I give this book four stars rather than five because in his later chapters, where he is elaborating upon the basic argument laid out in ch.1 and filling in details, he is not always convincing and he sometimes glides over tough problems. Also, some of his passing statements stand in considerable tension with his broader argument, e.g., his statement, "Institutionalization of power means the limitation of power" (238), and his general argument, "Authority has to exist before it can be limited" (8). Incidentally, this example should suffice to show that statements that seem plausible and even insightful when taken alone can nevertheless be highly misleading.

Still, this book was a pioneering work in its time and remains an excellent introduction to the primary issues of political development. One cannot say that it has yet been surpassed, and it therefore remains essential reading for political scientists.
13 of 13 people found the following review helpful
Modernization May not Lead to Democracy 26 Nov. 2007
By Matthew P. Arsenault - Published on Amazon.com
Format: Paperback Verified Purchase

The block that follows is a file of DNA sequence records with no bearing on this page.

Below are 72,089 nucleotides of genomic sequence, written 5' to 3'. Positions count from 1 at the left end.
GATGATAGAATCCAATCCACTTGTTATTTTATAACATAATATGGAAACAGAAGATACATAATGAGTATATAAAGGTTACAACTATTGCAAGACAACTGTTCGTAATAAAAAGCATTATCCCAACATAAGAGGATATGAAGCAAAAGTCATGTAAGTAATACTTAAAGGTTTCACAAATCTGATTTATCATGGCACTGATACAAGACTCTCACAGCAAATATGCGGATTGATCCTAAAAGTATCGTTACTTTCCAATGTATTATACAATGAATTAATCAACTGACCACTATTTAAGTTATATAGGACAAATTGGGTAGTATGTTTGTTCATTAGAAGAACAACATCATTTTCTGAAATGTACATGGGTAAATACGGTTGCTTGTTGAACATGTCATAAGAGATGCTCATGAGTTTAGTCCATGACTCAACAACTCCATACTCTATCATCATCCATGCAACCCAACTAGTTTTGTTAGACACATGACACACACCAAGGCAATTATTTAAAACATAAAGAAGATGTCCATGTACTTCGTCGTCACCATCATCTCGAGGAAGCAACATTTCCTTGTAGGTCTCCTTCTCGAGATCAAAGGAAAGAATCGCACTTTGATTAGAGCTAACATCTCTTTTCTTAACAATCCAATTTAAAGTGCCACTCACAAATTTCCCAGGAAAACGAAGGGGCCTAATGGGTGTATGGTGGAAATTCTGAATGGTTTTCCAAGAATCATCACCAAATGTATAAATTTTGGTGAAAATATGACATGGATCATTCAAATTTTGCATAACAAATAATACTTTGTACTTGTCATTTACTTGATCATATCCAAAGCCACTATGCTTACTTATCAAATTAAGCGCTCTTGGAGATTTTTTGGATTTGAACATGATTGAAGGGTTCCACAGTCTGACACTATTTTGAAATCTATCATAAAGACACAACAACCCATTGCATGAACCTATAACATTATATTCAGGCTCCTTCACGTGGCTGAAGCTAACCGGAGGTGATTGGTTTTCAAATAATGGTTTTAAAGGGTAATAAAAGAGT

Huntington takes issue with Lipset's argument regarding modernization, arguing instead taht the process of modernization may lead to instability rather than democracy. Huntington aruges that the process of modernization - urbanization, industrialization, increased literacy, and rising wealth - expands political conscioussness which broadens political participation, thus multiplying political demands. In a state where political institutions are weak, these increased demands can lead to political disorder and instability. In other words, where Lipset argues taht modernization will bring in lower-class, potenitally disillusioned groups into a more coesive state culture, Huntington would argue that this will occur only if institutions are in place to provide a medium of voice for those lower classes.